Zadie Smith published White Teeth at the age of 24, having received a £250,000 advance and the title of “the new Salman Rushdie” from her publisher. The book is 400+ pages of delightful prose, pushed by a kinetic energy that is sleek and modern and fluid. Its story is not a complicated one, nor are most of its dozens of characters. Smith’s brilliance lies in her ability to add dimensions to people who, for the most part, aren’t that interesting. The artistry of her language keeps the pages turning and keeps the reader on board.


In a now-famous essay about White Teeth, literary critic James Wood coined the term “hysterical realism” to define its genre. Used pejoratively, he intended the term to mean a writing style “typified by a strong contrast between elaborately absurd prose, plotting, or characterization, on the one hand, and careful, detailed investigations of real, specific social phenomena on the other”… He decried the genre as” an attempt to “turn fiction into social theory,” and an attempt to tell readers “how the world works rather than how somebody felt about something.”” In other words, he felt Smith’s modern writing style is too self-conscious in its canniness, focused too much on creating a singular artistic tone than actually telling a story worth telling.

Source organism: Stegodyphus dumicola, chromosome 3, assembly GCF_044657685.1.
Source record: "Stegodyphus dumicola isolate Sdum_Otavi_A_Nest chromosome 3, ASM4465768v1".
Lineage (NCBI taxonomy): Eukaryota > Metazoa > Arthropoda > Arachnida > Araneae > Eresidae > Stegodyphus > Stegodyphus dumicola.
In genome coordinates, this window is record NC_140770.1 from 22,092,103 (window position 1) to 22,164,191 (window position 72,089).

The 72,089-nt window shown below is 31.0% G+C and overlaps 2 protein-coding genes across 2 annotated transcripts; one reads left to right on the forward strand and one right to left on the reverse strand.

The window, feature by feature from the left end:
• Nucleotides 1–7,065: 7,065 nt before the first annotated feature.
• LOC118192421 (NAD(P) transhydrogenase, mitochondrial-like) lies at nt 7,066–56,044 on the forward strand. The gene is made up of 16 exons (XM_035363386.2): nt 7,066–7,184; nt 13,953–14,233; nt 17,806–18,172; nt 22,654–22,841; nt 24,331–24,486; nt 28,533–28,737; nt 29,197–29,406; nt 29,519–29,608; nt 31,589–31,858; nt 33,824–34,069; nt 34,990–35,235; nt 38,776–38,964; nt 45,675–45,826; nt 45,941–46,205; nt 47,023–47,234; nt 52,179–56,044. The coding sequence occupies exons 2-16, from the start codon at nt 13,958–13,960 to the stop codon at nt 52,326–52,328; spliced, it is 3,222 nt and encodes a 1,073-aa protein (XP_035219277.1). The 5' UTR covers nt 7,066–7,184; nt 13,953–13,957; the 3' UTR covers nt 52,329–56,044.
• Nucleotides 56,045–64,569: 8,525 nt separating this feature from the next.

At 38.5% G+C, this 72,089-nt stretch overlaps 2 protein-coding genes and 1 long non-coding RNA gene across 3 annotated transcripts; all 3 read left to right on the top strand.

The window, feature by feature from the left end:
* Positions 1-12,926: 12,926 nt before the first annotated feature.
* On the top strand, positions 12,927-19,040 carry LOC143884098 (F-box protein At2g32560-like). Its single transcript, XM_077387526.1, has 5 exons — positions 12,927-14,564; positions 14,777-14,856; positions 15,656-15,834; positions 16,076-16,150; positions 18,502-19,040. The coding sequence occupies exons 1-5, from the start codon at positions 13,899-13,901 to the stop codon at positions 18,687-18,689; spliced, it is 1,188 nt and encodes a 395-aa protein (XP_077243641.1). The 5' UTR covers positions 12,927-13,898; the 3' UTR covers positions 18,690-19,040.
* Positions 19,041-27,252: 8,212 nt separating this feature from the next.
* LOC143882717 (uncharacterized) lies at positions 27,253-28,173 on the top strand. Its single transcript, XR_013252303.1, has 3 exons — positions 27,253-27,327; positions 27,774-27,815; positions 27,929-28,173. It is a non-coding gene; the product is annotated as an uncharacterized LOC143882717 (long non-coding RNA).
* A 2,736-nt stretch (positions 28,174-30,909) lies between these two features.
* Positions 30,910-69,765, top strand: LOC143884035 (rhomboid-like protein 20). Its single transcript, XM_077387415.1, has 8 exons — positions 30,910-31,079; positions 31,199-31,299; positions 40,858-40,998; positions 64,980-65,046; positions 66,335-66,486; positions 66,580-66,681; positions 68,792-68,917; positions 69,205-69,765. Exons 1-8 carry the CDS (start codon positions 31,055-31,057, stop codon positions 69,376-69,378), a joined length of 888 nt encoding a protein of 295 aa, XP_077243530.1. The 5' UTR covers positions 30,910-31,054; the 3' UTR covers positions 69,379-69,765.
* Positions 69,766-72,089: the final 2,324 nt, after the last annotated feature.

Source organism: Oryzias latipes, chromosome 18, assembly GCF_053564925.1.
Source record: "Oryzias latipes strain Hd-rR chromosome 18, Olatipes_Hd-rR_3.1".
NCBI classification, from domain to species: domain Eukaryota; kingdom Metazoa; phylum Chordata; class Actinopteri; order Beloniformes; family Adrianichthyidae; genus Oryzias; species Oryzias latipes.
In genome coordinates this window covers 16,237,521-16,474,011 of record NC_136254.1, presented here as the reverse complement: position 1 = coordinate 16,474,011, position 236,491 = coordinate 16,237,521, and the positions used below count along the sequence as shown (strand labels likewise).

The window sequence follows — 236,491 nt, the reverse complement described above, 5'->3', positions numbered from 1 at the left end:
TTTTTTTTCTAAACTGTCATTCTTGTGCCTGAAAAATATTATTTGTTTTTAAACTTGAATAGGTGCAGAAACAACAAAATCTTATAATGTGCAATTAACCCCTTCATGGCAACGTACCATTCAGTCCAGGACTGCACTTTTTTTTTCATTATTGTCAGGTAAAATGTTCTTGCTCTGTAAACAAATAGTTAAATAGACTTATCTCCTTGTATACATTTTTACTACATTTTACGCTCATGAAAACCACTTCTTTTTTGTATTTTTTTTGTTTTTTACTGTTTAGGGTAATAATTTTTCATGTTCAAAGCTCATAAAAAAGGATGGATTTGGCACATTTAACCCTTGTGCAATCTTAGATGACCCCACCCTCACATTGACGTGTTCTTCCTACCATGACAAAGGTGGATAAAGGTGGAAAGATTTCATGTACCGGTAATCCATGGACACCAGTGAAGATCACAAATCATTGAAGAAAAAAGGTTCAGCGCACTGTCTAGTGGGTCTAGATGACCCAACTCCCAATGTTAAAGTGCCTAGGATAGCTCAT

In no way chuffed by that assessment, Smith deemed hysterical realism a “painfully accurate term for the sort of overblown, manic prose to be found in novels like my own.” But that’s her voice, and her style, classification be damned. Take it or leave it. What’s unarguable is the neatness of her dialogue, the authenticity of each of the novel’s multi-racial, multi-cultural characters, and her ability to build a world that feels identifiable and common yet worth reading about.

Does it get tedious at times? Sure. Are there more pages than necessary to plot this story? Absolutely. But if Smith’s writing style is your cup of tea, it’s going to resonate at a frequency that will be endlessly satisfying. Preferences aside, there is a lot of joy in simply observing the structure of Smith’s sentences and following the trails of her brain as she pulls the journey along. Ever-remembering it was a freshman novel written by a college student, the product is remarkable.

What is the story about? The lives and friendship of two old WWII comrades, hard-wired eugenicists, Jehovah’s Witnesses, snobby upper-crust white people, animal-rights activists, teenage angst, life in a racial melting pot, religion and atheism, the complexities of being sexual beings, and Muslim militants in a fundamentalist brotherhood called KEVIN. The story begins with someone giving up on their attempted suicide. Its climax is arrived at through a somewhat forced contrivance, but offers a profound affirmation of life to bookend the story.

If you’re not turned off by Smith’s prose, there are lessons to be learned – humans are all in this soup together. We don’t always get along, but we’re trying. As far as humanity is concerned, 20 years is worth about a second, so we’re no different today than we were in 2000.

In with the old? Yes. 20 years has nothing on this book.